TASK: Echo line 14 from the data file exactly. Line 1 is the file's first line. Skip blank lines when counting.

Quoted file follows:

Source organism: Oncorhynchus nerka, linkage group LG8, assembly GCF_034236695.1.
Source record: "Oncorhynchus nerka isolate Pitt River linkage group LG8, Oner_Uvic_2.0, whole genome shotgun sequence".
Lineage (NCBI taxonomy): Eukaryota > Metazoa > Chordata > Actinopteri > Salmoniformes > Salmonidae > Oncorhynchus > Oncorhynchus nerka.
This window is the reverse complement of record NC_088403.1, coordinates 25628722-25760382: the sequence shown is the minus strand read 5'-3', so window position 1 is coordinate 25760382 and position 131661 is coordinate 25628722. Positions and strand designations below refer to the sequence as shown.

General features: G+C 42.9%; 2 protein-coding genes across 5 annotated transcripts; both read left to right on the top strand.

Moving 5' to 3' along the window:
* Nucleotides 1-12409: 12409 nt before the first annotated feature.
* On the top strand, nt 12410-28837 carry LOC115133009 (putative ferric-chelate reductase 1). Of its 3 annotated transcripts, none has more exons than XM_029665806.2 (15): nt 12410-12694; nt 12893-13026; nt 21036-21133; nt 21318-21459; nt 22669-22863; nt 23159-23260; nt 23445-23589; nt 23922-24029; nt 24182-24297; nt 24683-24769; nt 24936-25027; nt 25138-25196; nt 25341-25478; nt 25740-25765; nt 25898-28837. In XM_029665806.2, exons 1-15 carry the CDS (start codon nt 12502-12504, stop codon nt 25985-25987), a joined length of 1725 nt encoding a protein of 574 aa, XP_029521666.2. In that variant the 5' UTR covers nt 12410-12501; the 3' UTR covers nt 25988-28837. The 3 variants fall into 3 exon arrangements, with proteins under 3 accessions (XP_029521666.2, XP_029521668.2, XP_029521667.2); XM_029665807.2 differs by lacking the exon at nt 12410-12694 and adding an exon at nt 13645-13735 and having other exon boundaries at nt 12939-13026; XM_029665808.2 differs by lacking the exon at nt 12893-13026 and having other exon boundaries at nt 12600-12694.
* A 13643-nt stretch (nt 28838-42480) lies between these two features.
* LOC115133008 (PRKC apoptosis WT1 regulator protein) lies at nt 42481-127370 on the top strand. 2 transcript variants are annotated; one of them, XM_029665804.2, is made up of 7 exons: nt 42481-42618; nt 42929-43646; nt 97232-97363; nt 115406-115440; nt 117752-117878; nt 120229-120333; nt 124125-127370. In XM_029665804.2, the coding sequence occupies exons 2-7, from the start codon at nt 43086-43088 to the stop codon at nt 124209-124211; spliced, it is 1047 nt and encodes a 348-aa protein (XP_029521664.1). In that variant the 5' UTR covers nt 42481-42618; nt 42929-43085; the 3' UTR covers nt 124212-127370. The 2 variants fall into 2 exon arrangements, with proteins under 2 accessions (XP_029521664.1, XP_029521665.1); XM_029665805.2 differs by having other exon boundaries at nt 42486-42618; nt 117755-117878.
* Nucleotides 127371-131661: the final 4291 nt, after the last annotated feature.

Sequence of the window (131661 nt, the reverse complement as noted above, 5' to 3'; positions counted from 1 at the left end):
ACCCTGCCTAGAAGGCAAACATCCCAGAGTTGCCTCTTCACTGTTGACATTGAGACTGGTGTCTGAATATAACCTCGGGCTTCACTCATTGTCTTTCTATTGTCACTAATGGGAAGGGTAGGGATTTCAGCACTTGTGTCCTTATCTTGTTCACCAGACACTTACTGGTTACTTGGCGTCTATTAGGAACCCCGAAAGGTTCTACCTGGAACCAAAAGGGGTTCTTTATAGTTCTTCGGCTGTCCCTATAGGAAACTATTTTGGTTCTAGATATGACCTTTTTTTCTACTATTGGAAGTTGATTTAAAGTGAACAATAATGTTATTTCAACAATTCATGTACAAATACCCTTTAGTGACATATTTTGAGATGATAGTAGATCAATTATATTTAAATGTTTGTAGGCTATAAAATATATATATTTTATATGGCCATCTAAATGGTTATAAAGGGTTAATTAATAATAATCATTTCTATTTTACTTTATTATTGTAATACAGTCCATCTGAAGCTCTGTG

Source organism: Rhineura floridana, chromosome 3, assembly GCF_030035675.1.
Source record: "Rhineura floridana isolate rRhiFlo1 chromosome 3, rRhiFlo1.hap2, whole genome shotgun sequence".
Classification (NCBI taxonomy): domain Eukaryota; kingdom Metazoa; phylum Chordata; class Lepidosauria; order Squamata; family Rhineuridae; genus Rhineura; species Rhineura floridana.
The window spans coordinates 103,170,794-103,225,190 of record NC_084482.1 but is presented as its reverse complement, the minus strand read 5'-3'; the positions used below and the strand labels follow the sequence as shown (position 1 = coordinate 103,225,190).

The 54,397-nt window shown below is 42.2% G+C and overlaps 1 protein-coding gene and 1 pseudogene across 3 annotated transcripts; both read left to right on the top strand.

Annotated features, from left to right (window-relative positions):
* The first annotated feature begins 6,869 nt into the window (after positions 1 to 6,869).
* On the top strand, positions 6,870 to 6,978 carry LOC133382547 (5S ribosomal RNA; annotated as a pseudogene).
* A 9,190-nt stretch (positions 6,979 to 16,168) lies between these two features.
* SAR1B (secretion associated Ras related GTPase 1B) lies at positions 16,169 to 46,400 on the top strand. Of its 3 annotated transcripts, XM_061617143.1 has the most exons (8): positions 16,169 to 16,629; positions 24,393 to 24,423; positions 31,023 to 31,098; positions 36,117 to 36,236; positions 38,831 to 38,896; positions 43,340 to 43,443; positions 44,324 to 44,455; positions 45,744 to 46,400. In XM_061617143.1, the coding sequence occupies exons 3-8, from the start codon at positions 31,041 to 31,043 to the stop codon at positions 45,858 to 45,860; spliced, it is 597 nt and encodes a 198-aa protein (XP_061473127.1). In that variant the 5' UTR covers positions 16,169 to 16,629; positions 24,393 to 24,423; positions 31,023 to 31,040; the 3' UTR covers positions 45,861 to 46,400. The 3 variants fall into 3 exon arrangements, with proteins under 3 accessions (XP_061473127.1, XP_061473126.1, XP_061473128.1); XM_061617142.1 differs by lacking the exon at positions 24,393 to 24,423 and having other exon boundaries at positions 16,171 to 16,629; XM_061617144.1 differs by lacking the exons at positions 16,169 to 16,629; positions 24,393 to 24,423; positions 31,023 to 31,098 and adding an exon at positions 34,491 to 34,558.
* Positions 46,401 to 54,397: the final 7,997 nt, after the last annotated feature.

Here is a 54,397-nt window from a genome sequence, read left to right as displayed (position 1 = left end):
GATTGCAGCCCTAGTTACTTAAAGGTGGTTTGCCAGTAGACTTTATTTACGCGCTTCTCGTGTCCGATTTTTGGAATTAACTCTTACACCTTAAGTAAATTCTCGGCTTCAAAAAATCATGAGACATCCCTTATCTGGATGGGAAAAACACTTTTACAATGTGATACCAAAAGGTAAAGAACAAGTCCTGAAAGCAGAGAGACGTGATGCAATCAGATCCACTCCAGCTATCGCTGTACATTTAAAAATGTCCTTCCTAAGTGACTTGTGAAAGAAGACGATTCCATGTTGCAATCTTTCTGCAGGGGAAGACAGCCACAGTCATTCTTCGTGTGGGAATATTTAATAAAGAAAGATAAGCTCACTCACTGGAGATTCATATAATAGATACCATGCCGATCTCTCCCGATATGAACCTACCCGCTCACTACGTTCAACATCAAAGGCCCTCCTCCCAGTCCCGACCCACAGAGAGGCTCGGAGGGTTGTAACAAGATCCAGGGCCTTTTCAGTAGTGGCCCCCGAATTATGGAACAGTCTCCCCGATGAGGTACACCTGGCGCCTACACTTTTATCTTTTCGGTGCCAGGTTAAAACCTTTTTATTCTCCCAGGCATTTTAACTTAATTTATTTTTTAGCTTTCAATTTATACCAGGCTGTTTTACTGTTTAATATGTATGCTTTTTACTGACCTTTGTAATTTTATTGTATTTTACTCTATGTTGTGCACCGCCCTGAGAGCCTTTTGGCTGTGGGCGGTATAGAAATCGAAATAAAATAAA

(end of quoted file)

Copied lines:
Source organism: Rhineura floridana, chromosome 3, assembly GCF_030035675.1.